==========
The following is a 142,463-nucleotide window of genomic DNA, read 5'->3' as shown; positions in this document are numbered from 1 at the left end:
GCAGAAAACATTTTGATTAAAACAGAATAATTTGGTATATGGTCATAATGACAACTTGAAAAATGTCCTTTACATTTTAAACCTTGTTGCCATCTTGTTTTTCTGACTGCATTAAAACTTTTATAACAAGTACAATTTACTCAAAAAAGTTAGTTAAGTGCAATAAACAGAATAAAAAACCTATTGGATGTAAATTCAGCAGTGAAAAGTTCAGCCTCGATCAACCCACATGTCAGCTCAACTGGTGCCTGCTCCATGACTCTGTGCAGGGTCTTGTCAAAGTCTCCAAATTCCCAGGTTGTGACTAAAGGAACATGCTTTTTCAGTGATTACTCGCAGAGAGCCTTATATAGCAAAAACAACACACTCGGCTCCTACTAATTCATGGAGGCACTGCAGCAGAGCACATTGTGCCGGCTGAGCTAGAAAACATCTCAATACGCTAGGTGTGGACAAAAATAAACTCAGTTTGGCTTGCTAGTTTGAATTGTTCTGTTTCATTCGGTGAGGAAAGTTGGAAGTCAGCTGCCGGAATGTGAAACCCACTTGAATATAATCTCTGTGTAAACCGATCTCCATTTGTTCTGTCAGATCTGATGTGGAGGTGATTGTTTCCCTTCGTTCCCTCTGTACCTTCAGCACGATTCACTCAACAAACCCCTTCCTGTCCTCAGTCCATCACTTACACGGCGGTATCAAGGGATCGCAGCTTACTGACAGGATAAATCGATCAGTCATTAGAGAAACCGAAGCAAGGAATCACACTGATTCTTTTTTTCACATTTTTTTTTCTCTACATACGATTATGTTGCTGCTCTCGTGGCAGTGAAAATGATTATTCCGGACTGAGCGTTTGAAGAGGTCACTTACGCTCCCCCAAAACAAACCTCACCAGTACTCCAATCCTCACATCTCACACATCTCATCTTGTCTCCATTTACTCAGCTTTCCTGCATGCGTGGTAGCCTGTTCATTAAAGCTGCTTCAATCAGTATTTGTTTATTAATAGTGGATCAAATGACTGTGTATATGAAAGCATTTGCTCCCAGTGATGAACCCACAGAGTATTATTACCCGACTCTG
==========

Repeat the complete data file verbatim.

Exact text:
The following is a 142,463-nucleotide window of genomic DNA, read 5'->3' as shown; positions in this document are numbered from 1 at the left end:
GCAGAAAACATTTTGATTAAAACAGAATAATTTGGTATATGGTCATAATGACAACTTGAAAAATGTCCTTTACATTTTAAACCTTGTTGCCATCTTGTTTTTCTGACTGCATTAAAACTTTTATAACAAGTACAATTTACTCAAAAAAGTTAGTTAAGTGCAATAAACAGAATAAAAAACCTATTGGATGTAAATTCAGCAGTGAAAAGTTCAGCCTCGATCAACCCACATGTCAGCTCAACTGGTGCCTGCTCCATGACTCTGTGCAGGGTCTTGTCAAAGTCTCCAAATTCCCAGGTTGTGACTAAAGGAACATGCTTTTTCAGTGATTACTCGCAGAGAGCCTTATATAGCAAAAACAACACACTCGGCTCCTACTAATTCATGGAGGCACTGCAGCAGAGCACATTGTGCCGGCTGAGCTAGAAAACATCTCAATACGCTAGGTGTGGACAAAAATAAACTCAGTTTGGCTTGCTAGTTTGAATTGTTCTGTTTCATTCGGTGAGGAAAGTTGGAAGTCAGCTGCCGGAATGTGAAACCCACTTGAATATAATCTCTGTGTAAACCGATCTCCATTTGTTCTGTCAGATCTGATGTGGAGGTGATTGTTTCCCTTCGTTCCCTCTGTACCTTCAGCACGATTCACTCAACAAACCCCTTCCTGTCCTCAGTCCATCACTTACACGGCGGTATCAAGGGATCGCAGCTTACTGACAGGATAAATCGATCAGTCATTAGAGAAACCGAAGCAAGGAATCACACTGATTCTTTTTTTCACATTTTTTTTTCTCTACATACGATTATGTTGCTGCTCTCGTGGCAGTGAAAATGATTATTCCGGACTGAGCGTTTGAAGAGGTCACTTACGCTCCCCCAAAACAAACCTCACCAGTACTCCAATCCTCACATCTCACACATCTCATCTTGTCTCCATTTACTCAGCTTTCCTGCATGCGTGGTAGCCTGTTCATTAAAGCTGCTTCAATCAGTATTTGTTTATTAATAGTGGATCAAATGACTGTGTATATGAAAGCATTTGCTCCCAGTGATGAACCCACAGAGTATTATTACCCGACTCTG